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Performance Management Systems

Performance Management Systems

Performance management systems are gaining more attention from employers for specific reasons. First, the dynamic nature of the work in all sectors is compelling employers to embrace the management of performance. It is impractical to set yearly goals. Instead, employees rely on weekly goals to achieve the organization’s objectives, which demands teamwork. Second, the need for efficient collaboration among employees makes performance management critical. Third, it has become necessary to attract the right talent, retain it, and develop the entire workforce (Varma & Budhwar, 2019). Frequent communication has become essential in creating a high-performance workforce.

Define different types of performance management systems and discuss how they differ.

Organizations vary by sector, products or services, environment, workforce, goals, and needs. Thus, the techniques used to manage performance also vary and serve organizations differently. Strategic performance management addresses the change aspects that are expected to lead to long-term issues for an entity. Operational performance management deals with incremental aspects that are expected to lead to the achievement of the entity’s long-term goals. Organizational performance management systems assess the entire workforce, while individual performance management systems assess each person. For organizations where teamwork is necessary or critical, performance is managed in groups. In different instances, employers need to evaluate the performance of individuals. Furthermore, evaluation systems can also be applied to business units or groups within an organization (Excitant Ltd, 2018). Thus, an entity applies different types of performance management systems to match the purpose, group, individual, or goals.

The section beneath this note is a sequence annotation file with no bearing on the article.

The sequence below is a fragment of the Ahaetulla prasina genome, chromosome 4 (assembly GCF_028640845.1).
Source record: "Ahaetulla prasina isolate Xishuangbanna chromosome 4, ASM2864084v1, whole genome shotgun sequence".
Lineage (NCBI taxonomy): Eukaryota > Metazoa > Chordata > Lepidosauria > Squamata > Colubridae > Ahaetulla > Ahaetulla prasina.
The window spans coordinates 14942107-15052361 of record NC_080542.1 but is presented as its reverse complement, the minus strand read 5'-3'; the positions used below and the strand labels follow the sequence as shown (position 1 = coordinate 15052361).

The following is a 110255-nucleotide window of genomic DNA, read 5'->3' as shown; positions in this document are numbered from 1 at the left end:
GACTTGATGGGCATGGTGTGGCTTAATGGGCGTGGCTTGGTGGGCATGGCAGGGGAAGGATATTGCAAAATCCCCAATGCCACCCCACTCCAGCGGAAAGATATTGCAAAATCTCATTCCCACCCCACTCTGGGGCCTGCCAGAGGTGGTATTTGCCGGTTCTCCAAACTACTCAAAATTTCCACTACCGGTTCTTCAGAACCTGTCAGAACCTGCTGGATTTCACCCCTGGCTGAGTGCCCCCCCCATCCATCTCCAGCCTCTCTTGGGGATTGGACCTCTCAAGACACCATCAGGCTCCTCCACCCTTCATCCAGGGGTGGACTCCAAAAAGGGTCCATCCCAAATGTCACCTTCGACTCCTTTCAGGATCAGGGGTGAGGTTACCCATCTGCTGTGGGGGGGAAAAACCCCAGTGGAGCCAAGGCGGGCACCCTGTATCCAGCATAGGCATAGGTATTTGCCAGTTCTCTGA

Identify 3 key elements of an effective performance management system.

An effective performance management system allows for constant feedback. Continuous feedback enables the employer and employees to track the occurrences and determine whether the progress is proceeding according to the set goals and strategies. This approach also allows both parties to make changes along the way to reach the final goal. Any issues that arise are addressed immediately, avoiding escalation. The best practices that are related to continuous feedback include assessing performance at regular intervals, conducting informal checks on individuals, providing feedback on the deliverables and behaviors, recording the feedback, seeking feedback from other stakeholders, providing support, seeking active employee input, and considering the cultural aspects (Krishnan, 2013).

The second element that an organization’s performance management system should possess is culture, process, and systems. The system should incorporate the cultural diversity of employees and provide appropriate feedback. Creating a culture that supports the different elements of the performance management system increases the overall effectiveness. This means that employees should be actively engaged and involved in the process to enable implementation and gradual improvements. The system should be supported by clear documents that indicate the entire process and rating systems used (Krishnan, 2013). Compliance with the legal elements is critical in ensuring that the system is enforced within the existing regulations.